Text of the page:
Can craniosynostosis resolve on its own?
No, unfortunately it will not. Unlike plagiocephaly, which is the “flat head” that can occur in some babies and which usually resolves on its own, craniosynostosis can’t be left untreated. Opening the prematurely fused sutures to allow for normal expansion is the only way to treat it.
What is the surgery? Is it dangerous?
All surgery has some risk, of course, but in the hands of an experienced craniosynostosis surgical team the procedure is very safe. Traditional surgery for craniosynostosis is called cranial vault remodeling, in which the surgical team opens the fused suture and “remodels” the skull to the correct shape. A newer, endoscopic version of the surgery uses minimally invasive methods to open the suture, then the skull grows into the correct shape over the following months while the child wears a modeling helmet. Each child needs to be evaluated individually to see which surgical procedure is best.
What are the risks of not doing surgery?
Untreated craniosynostosis is not a minor cosmetic problem – it can create serious deformity as your baby’s brain continues to grow rapidly. A fused suture prevents the skull from expanding uniformly, and over time, the abnormality in the child’s head shape becomes more pronounced. Fused skull plates may also prevent the brain from growing and expanding, which creates pressure on the brain that can lead to seizures and permanent brain damage. Although every surgical procedure has some risk, the risks of not doing the surgery are considerable.
How long will my baby be in the hospital?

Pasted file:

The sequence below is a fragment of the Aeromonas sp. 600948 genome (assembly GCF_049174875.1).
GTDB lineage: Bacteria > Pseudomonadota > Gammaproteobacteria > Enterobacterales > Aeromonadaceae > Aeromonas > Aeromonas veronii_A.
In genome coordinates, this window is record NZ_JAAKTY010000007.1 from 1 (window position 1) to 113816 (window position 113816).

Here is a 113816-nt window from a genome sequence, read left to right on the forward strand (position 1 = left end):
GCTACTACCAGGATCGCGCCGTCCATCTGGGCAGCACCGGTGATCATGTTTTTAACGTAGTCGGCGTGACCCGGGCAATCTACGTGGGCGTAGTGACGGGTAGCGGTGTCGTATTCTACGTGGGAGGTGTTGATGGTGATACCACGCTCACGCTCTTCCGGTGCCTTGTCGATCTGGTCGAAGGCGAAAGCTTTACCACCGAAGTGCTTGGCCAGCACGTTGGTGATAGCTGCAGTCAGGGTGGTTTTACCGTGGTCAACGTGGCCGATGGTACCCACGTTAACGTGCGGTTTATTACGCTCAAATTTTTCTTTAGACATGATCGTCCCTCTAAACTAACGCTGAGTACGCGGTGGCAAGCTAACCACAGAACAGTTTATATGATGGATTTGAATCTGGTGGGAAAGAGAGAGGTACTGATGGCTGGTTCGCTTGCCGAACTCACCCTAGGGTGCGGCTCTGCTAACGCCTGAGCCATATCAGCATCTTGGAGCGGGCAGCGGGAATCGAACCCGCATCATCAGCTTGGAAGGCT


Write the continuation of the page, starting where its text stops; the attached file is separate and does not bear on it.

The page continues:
That usually depends on which kind of surgery your child has. Children are typically in the hospital for one night after and endoscopic procedure and two or three nights after cranial vault remodeling.
Will my baby have a scar?
Yes; however the scar will blend in once your child’s hair grows back. The incision in endoscopic surgery is only about 3 to 4 cm (about an inch and a half) long, over the affected suture. The incision in a cranial vault reconstruction goes from ear to ear in a zig-zag line.
Will my baby be in pain after the surgery?
Our patients’ comfort is a top priority. Pain is the body’s natural response to surgery, but we have many ways to keep your child comfortable, starting with IV pain medication immediately after the surgery. As the recovery continues, the child is given Tylenol to prevent pain.
Will my child look different immediately after surgery?
Children who have traditional surgery (cranial vault remodeling) will look different right away, since the skull bones are moved into the correct position during the surgery. A baby who has endoscopic surgery will not look different immediately after the surgery, since the suture has been opened but the bones have not been repositioned. After an endoscopic procedure, your baby will wear a helmet to guide the skull bones into place. The head shape will be corrected gradually, as the brain expands and the helmet does its job.
How many operations like this have you done?
At NewYork-Presbyterian we perform surgical corrections for craniosynostosis on a weekly basis, and we have been doing these surgeries for decades. We are experts in cranial vault remodeling, and we are leaders in the minimally invasive endoscopic suturectomy procedure. Other neurosurgeons and plastic surgeons from around the world come to our program for training in this procedure! We take a multidisciplinary approach to each patient, meaning that your child will have not only neurosurgeons and plastic surgeons available, but also other specialists in related disciplines who may contribute to your child’s treatment as needed.